The Hekla volcanic system comprises a 1490m high central volcano and a 60 km fissure swarm. The Heklugjá fissure, 5.5 km long cutting across the central volcano, is the site of many eruptions and gives Hekla its elongated shape. The Vatnafjöll fissure system, 40 km long and 9 km wide is considered part of the Hekla volcanic system. Hekla may have a small magma reservoir 4 km below the surface. She has permanent snow cover but no large glacier.
Hekla’s lavas differ from the rift zone volcanoes; her lavas are andesite, basaltic andesite, basalt / picro basalt, rhyolite and dacite. She erupts tephra and silicic to intermediate lavas from the central volcano. Eruptions tend to be a short plinian / subplinian phase followed by lava flows. Larger explosive silicic eruptions have produced enough tephra for the deposits to act as time markers in dating other eruptive activity in Iceland. She is a large fluorine producer which is hazardous to livestock. The hazards listed are tephra fallout, fluorine gas, pyroclastic flows and lava flows; the absence of a large glacier means that jökulhlaups are not a major hazard for Hekla.
The fissure system produces basaltic lavas and a small amount of tephra; its hazards are listed as lava flows and volcanic gas pollution.
According to GVP, Hekla has had 65 Holocene eruptions ranging from VEI 1 to 5. Larsen and Thordarson state that there have been 100 eruptions in the past 9000 years, 23 of which occurred in the last millennium with VEIs ranging from 0 to 5. The central volcano produces eruptions of VEI 2 to 6, VEI 3 to 4 being the most frequent; the longer the repose time between eruptions, the larger the ensuing eruption. The fissure system produces less explosive eruptions (VEI 1 to 2). Hekla’s largest known eruption, a VEI 6, occurred between 3000 to 4300 years ago. Traces of ash from Hekla have been found in Scandinavia, Germany, Ireland and the UK.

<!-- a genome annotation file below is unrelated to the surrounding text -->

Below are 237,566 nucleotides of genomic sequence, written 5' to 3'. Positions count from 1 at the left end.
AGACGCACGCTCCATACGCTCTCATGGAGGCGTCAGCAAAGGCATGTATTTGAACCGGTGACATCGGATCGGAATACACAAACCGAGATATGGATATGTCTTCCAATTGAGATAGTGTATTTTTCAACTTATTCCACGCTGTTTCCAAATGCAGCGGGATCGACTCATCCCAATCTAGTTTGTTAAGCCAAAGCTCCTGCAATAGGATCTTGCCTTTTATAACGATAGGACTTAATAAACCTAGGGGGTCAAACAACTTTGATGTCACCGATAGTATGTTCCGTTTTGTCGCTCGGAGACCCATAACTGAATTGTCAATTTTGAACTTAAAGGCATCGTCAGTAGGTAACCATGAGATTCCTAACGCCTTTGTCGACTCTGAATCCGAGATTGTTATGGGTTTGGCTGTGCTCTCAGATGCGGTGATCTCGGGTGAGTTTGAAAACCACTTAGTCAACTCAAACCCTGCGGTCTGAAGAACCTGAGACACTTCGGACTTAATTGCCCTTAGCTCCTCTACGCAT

Hekla’s eruptive style has changed over time: from effusive basalt 9000 to 7000 years ago; to large explosive silicic eruptions between 7000 to 3000 years ago; and, then smaller more frequent mixed silicic and basaltic eruptions from 3000 years ago to the present day.